Marketing Intern Sophie shares tips on tidying up your online profile, as part of #social7…
Time to perfect your online persona?
According to a recent CareerBuilder study, 60% of employers reported screening candidates online before making a decision. Traces of your digital footprint might always remain online, but thankfully it’s not too difficult to construct a positive image of yourself. Your name is a brand and it is important that an employer’s Google search of your name showcases your many talents, rather than revealing your less employable traits (if any!). More than 40% of hiring managers report they are less likely to interview job candidates if they are unable to find information about that person online. Depending on your choice in career, it might be very beneficial to feature your achievements and content publicly online.
1. Set your Facebook, Twitter and Instagram profiles to private
This is the best way to protect your privacy with immediate effect. There’s no harm in logging into a website like Rep’nUp that automatically scans your Facebook profile and flags up possible problems. In under 2 minutes, you’ll receive a clear report that links back to any inappropriate posts with the option to delete or hide it.
2. Be the best version of yourself online
While it may feel personal behind a screen, the world is watching. Profanity, complaints about former employers, or comments with a sexist, racist, or otherwise discriminatory connotation are all red flags that may cause employers to reconsider you as a competitive applicant. The same applies to photographs and videos, if you wouldn’t show it to your grandmother – it probably doesn’t belong online. Photographs suggesting drug use, excessive alcohol consumption, full or partial nudity, vandalism, or any other destructive or illegal activities will cast you as a reckless party goer rather than as a seasoned professional.
3. Review who you have as a ‘friend’ online
The connections you keep online might have grown significantly during your time at university. But do you really want your flatmate’s ex-boyfriend’s mum seeing your recent trip to Amsterdam? Your online friends share friends of their own, and your content is less private if you have a mutual friend with an employer. So keep your personal profile personal, and perhaps consider a work-only account to connect with colleagues! It’s never a bad idea to go through your friends list and trim it down to only the people you know well and communicate with frequently.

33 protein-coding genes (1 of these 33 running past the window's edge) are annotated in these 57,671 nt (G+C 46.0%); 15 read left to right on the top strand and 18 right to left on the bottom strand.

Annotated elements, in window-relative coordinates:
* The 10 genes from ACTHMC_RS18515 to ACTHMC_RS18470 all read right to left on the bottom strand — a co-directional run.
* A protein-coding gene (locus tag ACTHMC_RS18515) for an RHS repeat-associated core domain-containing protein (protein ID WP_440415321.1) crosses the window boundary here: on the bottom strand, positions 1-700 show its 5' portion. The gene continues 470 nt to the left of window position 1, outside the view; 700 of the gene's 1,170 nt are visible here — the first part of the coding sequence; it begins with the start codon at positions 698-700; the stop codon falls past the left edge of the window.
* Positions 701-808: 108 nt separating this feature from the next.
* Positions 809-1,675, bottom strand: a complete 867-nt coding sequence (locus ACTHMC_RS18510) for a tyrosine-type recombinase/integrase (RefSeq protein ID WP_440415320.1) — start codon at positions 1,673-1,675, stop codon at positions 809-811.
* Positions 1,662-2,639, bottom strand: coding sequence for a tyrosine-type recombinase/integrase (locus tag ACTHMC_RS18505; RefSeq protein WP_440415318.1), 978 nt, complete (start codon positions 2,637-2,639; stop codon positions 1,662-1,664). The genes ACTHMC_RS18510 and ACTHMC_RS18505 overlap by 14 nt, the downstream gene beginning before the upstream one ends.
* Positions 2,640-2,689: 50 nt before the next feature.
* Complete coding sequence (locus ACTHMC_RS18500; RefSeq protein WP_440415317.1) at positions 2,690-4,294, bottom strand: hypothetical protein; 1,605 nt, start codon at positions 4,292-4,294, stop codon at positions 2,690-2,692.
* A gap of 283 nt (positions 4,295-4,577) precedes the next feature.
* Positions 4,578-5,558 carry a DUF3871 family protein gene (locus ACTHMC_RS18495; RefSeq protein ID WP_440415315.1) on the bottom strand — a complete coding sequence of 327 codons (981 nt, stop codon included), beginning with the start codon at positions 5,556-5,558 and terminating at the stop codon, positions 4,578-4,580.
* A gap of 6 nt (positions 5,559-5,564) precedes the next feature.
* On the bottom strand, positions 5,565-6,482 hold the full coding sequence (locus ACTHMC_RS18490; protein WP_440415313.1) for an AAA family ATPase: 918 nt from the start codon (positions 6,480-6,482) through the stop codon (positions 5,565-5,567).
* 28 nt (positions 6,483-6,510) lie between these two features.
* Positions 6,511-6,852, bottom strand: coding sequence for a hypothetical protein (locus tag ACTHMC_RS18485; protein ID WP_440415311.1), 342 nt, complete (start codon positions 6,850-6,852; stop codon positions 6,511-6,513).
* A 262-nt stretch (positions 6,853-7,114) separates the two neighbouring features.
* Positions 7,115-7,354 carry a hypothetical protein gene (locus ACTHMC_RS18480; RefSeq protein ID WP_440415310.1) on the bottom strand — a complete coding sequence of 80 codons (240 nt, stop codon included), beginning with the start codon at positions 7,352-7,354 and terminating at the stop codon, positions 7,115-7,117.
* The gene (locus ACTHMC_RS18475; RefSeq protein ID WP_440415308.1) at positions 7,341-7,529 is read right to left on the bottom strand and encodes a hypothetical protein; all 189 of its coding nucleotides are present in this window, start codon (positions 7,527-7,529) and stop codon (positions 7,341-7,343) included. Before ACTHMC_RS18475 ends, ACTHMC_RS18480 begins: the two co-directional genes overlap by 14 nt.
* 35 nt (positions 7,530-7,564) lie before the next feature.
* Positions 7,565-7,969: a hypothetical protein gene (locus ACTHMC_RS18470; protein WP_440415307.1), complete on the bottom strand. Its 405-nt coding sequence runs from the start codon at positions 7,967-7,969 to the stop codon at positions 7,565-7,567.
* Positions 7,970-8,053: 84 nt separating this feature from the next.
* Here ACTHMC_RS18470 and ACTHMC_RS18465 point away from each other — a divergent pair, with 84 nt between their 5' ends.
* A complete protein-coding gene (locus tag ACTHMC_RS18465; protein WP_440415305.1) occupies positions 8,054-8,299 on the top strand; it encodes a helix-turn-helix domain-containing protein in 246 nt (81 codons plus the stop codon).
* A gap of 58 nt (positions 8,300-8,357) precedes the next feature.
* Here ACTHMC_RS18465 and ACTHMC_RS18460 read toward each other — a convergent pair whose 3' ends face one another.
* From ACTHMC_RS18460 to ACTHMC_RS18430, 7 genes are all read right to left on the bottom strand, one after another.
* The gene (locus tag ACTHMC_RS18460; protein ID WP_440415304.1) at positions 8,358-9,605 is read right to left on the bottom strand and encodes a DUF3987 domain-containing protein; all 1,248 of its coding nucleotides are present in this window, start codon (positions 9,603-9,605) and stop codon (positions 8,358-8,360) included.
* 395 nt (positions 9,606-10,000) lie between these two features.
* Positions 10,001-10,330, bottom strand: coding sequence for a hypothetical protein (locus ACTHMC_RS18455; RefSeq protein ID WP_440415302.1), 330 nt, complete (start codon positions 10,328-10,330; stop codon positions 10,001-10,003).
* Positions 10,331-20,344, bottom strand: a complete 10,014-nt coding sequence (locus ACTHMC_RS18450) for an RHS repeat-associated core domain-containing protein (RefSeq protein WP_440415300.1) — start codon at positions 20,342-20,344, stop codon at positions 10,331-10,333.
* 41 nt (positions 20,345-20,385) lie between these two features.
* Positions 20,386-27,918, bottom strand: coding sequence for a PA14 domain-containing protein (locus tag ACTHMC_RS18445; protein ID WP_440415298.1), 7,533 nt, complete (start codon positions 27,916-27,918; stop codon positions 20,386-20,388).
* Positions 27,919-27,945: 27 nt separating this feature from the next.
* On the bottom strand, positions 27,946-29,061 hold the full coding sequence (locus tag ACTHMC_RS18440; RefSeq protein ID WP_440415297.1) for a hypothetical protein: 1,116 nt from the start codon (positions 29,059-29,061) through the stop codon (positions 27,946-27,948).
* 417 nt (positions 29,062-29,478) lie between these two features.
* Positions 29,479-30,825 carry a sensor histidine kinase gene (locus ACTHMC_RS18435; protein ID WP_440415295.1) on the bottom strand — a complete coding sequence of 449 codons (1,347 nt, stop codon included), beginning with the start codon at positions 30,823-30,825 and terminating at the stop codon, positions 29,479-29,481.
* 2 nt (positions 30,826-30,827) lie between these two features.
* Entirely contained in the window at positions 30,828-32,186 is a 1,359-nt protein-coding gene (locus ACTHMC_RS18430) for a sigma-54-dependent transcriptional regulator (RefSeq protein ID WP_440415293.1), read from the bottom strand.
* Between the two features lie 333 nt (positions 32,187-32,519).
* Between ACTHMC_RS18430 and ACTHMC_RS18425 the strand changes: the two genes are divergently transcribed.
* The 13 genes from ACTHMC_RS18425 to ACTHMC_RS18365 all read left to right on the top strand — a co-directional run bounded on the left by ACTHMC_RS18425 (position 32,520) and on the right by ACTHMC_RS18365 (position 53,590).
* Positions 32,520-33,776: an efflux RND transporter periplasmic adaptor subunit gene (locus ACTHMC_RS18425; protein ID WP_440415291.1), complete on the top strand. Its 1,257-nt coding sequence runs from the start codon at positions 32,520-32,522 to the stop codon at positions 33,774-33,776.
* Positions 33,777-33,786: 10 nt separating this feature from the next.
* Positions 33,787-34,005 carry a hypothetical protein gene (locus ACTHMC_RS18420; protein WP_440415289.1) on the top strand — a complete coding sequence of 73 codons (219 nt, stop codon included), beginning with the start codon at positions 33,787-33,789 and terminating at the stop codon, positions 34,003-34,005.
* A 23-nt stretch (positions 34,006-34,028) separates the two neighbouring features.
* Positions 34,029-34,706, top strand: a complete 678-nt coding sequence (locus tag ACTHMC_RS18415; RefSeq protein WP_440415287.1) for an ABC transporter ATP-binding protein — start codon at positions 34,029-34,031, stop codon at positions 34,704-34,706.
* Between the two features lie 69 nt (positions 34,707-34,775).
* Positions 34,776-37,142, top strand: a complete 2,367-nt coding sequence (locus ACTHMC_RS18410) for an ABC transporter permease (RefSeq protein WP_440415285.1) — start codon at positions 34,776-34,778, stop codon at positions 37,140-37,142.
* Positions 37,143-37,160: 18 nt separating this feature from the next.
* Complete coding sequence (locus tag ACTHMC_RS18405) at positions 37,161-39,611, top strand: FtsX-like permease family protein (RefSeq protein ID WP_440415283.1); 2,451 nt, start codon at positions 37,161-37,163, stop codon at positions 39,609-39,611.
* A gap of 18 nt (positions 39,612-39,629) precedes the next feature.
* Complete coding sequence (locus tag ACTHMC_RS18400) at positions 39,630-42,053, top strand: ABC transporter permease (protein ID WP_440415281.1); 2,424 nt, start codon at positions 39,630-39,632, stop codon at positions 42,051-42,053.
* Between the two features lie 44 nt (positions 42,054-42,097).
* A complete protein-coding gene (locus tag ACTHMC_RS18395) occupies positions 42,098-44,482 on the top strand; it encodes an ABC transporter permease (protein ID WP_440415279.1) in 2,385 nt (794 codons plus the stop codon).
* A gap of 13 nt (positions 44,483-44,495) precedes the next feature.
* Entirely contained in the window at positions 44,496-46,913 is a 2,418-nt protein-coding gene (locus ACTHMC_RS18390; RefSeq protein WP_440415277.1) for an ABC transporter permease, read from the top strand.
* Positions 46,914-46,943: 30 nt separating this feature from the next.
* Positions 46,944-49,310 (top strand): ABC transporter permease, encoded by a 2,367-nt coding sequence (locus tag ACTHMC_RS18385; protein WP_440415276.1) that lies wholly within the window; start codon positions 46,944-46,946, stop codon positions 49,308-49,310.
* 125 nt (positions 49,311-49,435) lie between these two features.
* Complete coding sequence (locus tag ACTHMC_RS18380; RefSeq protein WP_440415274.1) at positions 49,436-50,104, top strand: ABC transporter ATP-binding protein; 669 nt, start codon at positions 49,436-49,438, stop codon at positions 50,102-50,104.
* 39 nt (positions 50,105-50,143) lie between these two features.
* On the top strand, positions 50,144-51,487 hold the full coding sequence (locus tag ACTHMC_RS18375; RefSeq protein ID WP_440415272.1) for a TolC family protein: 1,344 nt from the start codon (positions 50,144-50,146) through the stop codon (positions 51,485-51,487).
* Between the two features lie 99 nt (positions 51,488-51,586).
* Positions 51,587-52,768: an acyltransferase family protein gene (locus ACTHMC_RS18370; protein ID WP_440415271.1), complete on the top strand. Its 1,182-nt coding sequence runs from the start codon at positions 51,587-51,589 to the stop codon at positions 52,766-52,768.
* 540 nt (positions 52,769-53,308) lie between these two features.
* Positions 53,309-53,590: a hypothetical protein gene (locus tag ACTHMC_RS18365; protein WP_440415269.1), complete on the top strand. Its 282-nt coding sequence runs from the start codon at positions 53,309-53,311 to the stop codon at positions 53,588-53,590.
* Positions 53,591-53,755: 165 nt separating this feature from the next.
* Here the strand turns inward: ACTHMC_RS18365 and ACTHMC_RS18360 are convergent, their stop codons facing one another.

Top Tip: By adjusting your privacy settings so that you can review all tags before they show up on your profile, you can have better control of the story your Facebook profile is telling the world.
If you choose to make your social media platforms as private as possible, it’s important that you still have a presence online. As I mentioned before, 40% of hiring managers say they are less likely to interview candidates if they are unable to find any info about that person so making sure they find information, and that it’s the right kind of information, is crucial. The best way to create the right online presence is through Linked In – a social media platform dedicated to reflecting your professional persona. LinkedIn gives you the opportunity to boast your qualifications and skills, connect with colleagues, network virtually with important contacts and find work. Recruiters often use LinkedIn to find potential candidates, so it can sometimes cut out the application process – allowing employers to come to you, rather than you to them. The use of social media for recruitment has grown by 54% in the past 5 years!
Find out more about #Social7
Cardiff University are currently promoting #Social7 – the 7 rules to live by on social media with 7 videos to accompany each.
- Get the tone right
- Be respectful of others
- Consider personal safety
- There are consequences
- There is no privacy
- There is no anonymity
- Social media can present opportunities
Head over the campaign website to find out more, or watch the example below.
Your feedback and help please
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Sophie, Marketing Intern.
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